‘He wants my place,’ said Captain Archimbeau; ’and he salves my feelings with a testimonial.’
’As for that, sir’—the sergeant conceded a grin—’I reckon you won’t be far behind us when the trouble begins. And if the major wants a good man from B Company, you’ll agree with me, sir, that yonder he goes.’ And Sergeant Wilkes jerked a thumb after the tall young corporal, a moment before the sandhills hid his retreating figure.
The assault had been a muddle from the start.
To begin with, after being ordered for one day (July 23rd) it had been deferred to the next; on reasonable grounds, indeed, for the town immediately behind the great breach was burning like a furnace; but it gave the troops an uneasy feeling that their leaders were distracted in counsel. Nor, divided by the river, did the artillery and the stormers work upon a mutual understanding. The heavy cannon, after a short experiment to the left of the great breach, had shifted their fire to the right of it, and had succeeded in knocking a practicable hole in it before dusk. But either this change of plan had not been reported to the trenches, or the officer directing the assault inexplicably failed to adapt his dispositions to it. The troops for the great breach were filed out ahead of the 38th, which had farther to go.
Worst of all, they were set in motion an hour before dawn, although Wellington had left orders that fair daylight should be waited for, and the artillery-men across the Urumea were still plying their guns on the sea-wall, to dissuade the besieged from repairing it in the darkness. To be sure a signal for the assault—the firing of a mine against the hornwork—had been concerted, and was duly given; but in the din and the darkness it was either not heard or not understood.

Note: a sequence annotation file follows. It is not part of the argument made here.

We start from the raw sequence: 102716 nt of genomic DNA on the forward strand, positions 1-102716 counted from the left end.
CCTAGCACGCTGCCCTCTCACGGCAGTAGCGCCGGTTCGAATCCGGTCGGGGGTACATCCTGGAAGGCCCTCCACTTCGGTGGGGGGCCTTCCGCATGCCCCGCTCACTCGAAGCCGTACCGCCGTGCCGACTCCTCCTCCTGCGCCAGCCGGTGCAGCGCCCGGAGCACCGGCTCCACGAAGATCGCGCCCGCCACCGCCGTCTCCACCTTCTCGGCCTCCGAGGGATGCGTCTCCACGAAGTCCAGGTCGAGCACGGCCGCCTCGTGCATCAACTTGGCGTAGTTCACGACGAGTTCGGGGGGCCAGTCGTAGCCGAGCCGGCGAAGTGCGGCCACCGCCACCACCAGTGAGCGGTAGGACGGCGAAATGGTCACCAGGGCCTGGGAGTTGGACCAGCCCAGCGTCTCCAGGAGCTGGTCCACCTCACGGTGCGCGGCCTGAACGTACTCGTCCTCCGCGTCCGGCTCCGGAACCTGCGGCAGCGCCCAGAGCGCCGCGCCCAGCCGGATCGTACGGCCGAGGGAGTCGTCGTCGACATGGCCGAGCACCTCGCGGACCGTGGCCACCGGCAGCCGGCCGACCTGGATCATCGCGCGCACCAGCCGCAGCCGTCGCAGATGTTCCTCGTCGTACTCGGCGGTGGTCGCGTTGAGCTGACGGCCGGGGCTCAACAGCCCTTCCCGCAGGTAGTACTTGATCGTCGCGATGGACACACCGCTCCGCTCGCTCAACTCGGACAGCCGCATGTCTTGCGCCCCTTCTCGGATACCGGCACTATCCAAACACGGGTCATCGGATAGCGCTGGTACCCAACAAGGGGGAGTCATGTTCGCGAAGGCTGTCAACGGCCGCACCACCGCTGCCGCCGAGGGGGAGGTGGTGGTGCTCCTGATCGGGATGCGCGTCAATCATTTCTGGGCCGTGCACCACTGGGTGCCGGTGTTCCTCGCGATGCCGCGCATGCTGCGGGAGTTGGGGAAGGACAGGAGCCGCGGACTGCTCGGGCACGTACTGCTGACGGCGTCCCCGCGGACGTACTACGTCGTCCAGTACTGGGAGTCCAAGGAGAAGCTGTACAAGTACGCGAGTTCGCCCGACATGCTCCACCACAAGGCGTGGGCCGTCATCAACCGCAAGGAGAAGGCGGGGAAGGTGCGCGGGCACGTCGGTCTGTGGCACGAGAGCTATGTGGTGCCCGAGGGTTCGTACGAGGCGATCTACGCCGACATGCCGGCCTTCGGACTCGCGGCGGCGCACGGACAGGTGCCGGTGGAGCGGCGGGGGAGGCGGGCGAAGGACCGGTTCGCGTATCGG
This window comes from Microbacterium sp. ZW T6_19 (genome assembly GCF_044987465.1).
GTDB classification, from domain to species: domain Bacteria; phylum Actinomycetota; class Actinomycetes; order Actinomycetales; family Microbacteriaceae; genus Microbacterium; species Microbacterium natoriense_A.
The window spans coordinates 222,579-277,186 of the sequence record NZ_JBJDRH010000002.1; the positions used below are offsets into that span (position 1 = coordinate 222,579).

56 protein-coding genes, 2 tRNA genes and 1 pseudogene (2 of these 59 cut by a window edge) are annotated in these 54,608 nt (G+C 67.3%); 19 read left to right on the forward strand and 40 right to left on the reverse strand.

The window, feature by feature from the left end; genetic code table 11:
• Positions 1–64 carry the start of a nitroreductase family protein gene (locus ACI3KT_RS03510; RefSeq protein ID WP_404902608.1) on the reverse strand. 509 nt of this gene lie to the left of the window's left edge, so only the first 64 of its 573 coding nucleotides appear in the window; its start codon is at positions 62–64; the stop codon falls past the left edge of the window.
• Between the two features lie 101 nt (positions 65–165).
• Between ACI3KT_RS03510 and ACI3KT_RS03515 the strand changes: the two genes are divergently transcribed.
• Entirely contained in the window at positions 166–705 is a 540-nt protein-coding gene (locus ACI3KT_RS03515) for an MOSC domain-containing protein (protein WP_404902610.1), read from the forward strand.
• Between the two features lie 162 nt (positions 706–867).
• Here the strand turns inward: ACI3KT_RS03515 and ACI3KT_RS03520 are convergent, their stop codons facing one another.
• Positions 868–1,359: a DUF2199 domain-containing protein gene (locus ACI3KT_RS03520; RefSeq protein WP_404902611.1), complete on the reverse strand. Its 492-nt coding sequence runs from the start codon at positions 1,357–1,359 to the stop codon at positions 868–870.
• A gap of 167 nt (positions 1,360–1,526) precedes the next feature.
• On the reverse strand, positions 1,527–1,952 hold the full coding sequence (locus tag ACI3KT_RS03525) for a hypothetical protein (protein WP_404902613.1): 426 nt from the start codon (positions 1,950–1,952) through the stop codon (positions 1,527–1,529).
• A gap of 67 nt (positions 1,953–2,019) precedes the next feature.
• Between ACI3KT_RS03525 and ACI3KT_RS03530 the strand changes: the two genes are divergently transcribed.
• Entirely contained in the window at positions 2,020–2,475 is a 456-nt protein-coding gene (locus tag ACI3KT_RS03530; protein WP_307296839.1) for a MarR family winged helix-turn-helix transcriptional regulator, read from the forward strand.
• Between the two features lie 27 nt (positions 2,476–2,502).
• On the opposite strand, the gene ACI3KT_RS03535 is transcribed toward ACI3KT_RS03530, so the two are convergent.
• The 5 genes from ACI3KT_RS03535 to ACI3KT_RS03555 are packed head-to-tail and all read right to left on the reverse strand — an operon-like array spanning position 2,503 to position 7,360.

Thus it happened that the forlorn hope and the supporting companies of the Royals had no sooner cleared the trenches than their ranks shook under a fire of grape, and from our own guns. There was no cure but to dash through it and take the chances, and Major Frazer, waving his sword, called on his men to follow him at the double. Ahead of them, along the foot of the sea-wall, the receding tide had left a strip of strand, foul with rock and rock pools and patches of seaweed, dark and slippery. Now and again a shell burst and illuminated these patches, or the still-dripping ooze twinkled under flashes of musketry from the wall above; for the defenders had hurried to the parapet and flanking towers, and their fire already crackled the whole length of the strand.
Sergeant Wilkes, running a pace or two behind the major, slipping and staggering at every second yard, was aware—though he could not see him—of young Corporal Sam close at his shoulder. The lad talked to himself as he ran: but his talk was no more than a babble of quiet unmeaning curses, and the sergeant, who understood how the lust of fighting works in different men, did not trouble to answer until, himself floundering up to his knees in a saltwater pool, he flung out a hand for support and felt it gripped.